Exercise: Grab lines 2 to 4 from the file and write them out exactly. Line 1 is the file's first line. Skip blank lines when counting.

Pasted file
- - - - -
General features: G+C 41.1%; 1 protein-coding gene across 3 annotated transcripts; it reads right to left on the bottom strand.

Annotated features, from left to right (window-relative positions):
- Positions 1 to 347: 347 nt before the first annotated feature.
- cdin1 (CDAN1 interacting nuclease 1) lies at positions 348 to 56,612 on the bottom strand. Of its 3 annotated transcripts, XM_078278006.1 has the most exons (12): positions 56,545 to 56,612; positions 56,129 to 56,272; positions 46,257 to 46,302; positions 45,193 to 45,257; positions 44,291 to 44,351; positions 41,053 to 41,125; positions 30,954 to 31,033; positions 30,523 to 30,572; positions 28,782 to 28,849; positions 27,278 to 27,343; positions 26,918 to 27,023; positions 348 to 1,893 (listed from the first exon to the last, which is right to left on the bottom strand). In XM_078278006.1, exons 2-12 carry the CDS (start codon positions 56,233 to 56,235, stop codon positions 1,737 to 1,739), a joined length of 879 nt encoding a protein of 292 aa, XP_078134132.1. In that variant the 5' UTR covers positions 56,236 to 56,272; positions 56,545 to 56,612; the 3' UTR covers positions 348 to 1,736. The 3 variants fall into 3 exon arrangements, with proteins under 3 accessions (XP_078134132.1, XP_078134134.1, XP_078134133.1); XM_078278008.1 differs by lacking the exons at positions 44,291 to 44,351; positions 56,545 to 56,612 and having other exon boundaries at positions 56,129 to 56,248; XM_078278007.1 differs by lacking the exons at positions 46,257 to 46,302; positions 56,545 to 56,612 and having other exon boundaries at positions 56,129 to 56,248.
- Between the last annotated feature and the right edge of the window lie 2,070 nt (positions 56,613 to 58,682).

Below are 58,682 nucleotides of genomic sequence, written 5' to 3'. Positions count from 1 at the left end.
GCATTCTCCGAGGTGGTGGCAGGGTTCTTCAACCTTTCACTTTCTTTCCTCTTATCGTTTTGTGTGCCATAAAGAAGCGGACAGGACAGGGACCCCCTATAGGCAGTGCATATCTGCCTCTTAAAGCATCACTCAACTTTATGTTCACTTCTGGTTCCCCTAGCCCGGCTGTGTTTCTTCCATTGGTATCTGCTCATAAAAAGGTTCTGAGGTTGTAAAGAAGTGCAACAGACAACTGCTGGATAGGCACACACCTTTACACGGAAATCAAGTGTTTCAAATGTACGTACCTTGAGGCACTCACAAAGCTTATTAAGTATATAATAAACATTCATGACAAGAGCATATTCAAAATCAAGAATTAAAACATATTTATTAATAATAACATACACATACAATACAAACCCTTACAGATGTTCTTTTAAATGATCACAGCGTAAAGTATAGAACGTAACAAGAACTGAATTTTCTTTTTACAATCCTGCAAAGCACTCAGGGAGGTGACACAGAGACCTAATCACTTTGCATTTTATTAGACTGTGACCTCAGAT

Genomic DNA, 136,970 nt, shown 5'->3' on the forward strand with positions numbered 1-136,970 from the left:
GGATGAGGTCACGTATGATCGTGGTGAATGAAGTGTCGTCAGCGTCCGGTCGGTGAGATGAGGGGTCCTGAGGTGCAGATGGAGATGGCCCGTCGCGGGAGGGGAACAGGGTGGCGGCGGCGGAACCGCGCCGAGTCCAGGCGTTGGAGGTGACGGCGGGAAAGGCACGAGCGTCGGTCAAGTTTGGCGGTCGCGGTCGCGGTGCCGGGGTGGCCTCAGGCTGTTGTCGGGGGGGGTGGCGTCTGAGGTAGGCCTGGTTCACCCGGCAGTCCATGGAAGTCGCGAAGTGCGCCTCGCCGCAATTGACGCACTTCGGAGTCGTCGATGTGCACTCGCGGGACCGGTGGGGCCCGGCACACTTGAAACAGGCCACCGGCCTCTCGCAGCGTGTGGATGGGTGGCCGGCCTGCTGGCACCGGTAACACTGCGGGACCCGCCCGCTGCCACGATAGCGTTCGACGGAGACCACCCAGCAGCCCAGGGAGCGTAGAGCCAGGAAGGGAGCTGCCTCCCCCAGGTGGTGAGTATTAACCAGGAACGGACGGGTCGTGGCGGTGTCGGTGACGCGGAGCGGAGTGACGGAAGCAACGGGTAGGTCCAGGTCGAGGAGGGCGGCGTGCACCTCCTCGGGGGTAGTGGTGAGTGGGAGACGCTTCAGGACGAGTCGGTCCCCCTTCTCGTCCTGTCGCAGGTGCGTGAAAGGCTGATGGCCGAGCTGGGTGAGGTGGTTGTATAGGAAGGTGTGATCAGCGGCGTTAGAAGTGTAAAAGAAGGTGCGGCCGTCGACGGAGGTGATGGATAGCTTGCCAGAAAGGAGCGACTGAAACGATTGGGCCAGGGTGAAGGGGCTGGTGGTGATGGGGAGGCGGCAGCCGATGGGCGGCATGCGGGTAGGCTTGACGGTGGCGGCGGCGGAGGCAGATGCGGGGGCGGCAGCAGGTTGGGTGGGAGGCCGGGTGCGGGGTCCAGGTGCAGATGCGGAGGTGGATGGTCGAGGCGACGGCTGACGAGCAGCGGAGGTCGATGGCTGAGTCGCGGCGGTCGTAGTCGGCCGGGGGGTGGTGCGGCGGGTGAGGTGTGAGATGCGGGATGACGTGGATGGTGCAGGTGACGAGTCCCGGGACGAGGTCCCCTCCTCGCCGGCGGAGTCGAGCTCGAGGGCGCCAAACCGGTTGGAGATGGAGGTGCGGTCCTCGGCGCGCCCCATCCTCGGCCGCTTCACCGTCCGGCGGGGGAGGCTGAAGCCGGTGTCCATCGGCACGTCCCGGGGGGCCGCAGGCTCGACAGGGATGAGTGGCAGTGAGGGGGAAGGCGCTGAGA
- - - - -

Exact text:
Annotated features, from left to right (window-relative positions):
- Positions 1 to 347: 347 nt before the first annotated feature.
- cdin1 (CDAN1 interacting nuclease 1) lies at positions 348 to 56,612 on the bottom strand. Of its 3 annotated transcripts, XM_078278006.1 has the most exons (12): positions 56,545 to 56,612; positions 56,129 to 56,272; positions 46,257 to 46,302; positions 45,193 to 45,257; positions 44,291 to 44,351; positions 41,053 to 41,125; positions 30,954 to 31,033; positions 30,523 to 30,572; positions 28,782 to 28,849; positions 27,278 to 27,343; positions 26,918 to 27,023; positions 348 to 1,893 (listed from the first exon to the last, which is right to left on the bottom strand). In XM_078278006.1, exons 2-12 carry the CDS (start codon positions 56,233 to 56,235, stop codon positions 1,737 to 1,739), a joined length of 879 nt encoding a protein of 292 aa, XP_078134132.1. In that variant the 5' UTR covers positions 56,236 to 56,272; positions 56,545 to 56,612; the 3' UTR covers positions 348 to 1,736. The 3 variants fall into 3 exon arrangements, with proteins under 3 accessions (XP_078134132.1, XP_078134134.1, XP_078134133.1); XM_078278008.1 differs by lacking the exons at positions 44,291 to 44,351; positions 56,545 to 56,612 and having other exon boundaries at positions 56,129 to 56,248; XM_078278007.1 differs by lacking the exons at positions 46,257 to 46,302; positions 56,545 to 56,612 and having other exon boundaries at positions 56,129 to 56,248.